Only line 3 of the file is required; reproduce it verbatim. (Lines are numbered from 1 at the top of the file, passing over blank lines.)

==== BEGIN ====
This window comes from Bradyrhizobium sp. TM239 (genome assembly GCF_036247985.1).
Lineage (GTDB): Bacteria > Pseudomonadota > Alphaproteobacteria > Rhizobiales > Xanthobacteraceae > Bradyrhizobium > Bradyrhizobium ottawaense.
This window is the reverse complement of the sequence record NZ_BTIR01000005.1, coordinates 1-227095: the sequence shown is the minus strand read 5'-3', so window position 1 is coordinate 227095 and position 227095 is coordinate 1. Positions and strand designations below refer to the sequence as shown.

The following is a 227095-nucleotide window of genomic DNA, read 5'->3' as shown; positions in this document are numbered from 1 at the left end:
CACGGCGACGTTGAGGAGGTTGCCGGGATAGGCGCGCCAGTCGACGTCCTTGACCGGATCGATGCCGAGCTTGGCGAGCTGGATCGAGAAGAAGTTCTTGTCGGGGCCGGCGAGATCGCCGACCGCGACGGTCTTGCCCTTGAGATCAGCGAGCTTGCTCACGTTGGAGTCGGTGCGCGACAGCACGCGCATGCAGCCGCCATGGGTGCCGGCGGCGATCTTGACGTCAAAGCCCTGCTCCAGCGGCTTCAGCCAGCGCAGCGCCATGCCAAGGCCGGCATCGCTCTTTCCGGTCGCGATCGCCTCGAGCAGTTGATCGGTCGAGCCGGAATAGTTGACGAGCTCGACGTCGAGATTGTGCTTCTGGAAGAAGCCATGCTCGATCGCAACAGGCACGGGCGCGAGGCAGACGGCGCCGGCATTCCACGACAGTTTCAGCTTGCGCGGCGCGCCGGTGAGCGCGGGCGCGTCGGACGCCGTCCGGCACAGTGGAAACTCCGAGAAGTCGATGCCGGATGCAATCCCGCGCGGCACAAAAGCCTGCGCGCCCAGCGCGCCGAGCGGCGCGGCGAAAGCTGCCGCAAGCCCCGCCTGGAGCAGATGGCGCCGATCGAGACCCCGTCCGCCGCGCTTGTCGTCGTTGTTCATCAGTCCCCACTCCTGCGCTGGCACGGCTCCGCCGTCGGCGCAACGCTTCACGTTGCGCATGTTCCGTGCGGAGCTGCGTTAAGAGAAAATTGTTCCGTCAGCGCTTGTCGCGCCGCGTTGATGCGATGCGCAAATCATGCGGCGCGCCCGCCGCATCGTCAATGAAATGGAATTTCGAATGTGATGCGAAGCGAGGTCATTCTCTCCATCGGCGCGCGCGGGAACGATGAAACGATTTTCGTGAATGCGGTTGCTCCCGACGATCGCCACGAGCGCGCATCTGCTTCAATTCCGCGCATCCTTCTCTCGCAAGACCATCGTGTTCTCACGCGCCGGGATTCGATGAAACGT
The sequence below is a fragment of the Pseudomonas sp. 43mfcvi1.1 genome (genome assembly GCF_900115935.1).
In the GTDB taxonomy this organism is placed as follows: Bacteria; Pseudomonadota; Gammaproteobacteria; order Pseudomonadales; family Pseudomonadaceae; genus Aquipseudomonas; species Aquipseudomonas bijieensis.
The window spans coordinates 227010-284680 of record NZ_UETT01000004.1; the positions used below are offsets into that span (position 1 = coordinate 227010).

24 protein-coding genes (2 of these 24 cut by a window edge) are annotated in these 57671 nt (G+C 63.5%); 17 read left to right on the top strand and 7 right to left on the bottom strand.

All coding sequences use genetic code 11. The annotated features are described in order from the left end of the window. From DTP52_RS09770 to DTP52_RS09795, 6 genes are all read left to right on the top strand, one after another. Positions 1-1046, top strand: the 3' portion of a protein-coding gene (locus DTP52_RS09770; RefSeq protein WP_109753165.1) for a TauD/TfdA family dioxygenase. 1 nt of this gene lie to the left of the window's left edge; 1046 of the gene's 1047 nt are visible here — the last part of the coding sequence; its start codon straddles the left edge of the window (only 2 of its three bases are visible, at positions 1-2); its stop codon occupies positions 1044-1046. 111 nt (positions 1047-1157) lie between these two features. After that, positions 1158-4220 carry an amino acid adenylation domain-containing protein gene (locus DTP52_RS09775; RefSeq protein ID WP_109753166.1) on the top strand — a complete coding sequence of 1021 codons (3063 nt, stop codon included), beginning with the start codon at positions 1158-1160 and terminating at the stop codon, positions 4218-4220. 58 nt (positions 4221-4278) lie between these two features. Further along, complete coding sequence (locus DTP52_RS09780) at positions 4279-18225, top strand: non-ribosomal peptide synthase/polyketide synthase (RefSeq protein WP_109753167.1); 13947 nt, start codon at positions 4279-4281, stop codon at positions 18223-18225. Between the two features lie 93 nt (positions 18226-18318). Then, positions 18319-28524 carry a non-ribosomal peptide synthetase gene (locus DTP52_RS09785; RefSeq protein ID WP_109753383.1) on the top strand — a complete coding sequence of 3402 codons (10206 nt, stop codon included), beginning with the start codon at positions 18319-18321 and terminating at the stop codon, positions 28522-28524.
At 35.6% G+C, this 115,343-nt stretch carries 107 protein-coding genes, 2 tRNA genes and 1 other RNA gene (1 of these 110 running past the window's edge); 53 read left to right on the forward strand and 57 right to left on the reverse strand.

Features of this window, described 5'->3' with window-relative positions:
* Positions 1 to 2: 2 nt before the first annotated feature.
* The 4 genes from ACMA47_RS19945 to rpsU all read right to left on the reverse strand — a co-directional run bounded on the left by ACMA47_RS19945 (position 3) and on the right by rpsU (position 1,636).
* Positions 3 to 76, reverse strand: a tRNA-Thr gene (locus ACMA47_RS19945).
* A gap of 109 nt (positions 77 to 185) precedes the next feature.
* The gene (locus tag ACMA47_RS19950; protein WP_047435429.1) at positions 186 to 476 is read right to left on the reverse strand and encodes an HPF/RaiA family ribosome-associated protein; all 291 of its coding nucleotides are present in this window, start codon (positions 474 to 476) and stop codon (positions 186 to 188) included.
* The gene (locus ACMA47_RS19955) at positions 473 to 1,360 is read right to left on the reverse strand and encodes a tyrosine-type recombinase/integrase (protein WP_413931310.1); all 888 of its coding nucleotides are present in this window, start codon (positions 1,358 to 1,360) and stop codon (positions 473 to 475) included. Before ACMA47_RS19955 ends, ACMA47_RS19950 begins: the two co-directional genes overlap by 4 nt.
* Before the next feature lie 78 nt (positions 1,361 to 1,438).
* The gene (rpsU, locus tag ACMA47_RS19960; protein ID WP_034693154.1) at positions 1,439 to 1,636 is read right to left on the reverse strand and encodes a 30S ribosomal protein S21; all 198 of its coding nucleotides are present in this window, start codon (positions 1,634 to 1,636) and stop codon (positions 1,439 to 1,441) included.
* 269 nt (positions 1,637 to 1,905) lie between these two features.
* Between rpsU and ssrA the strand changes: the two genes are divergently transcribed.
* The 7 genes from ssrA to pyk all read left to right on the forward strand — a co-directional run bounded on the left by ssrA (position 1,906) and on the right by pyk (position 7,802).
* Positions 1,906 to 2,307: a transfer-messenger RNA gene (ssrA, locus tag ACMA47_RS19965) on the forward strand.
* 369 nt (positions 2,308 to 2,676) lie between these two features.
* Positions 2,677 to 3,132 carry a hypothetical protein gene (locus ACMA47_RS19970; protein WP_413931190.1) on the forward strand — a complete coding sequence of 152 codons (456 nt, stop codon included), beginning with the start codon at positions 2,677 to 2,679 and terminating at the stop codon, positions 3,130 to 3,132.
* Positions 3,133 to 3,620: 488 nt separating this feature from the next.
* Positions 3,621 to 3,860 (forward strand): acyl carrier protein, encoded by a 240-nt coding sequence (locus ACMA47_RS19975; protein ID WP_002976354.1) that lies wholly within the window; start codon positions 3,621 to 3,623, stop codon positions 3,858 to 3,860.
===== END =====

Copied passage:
This window is the reverse complement of the sequence record NZ_BTIR01000005.1, coordinates 1-227095: the sequence shown is the minus strand read 5'-3', so window position 1 is coordinate 227095 and position 227095 is coordinate 1. Positions and strand designations below refer to the sequence as shown.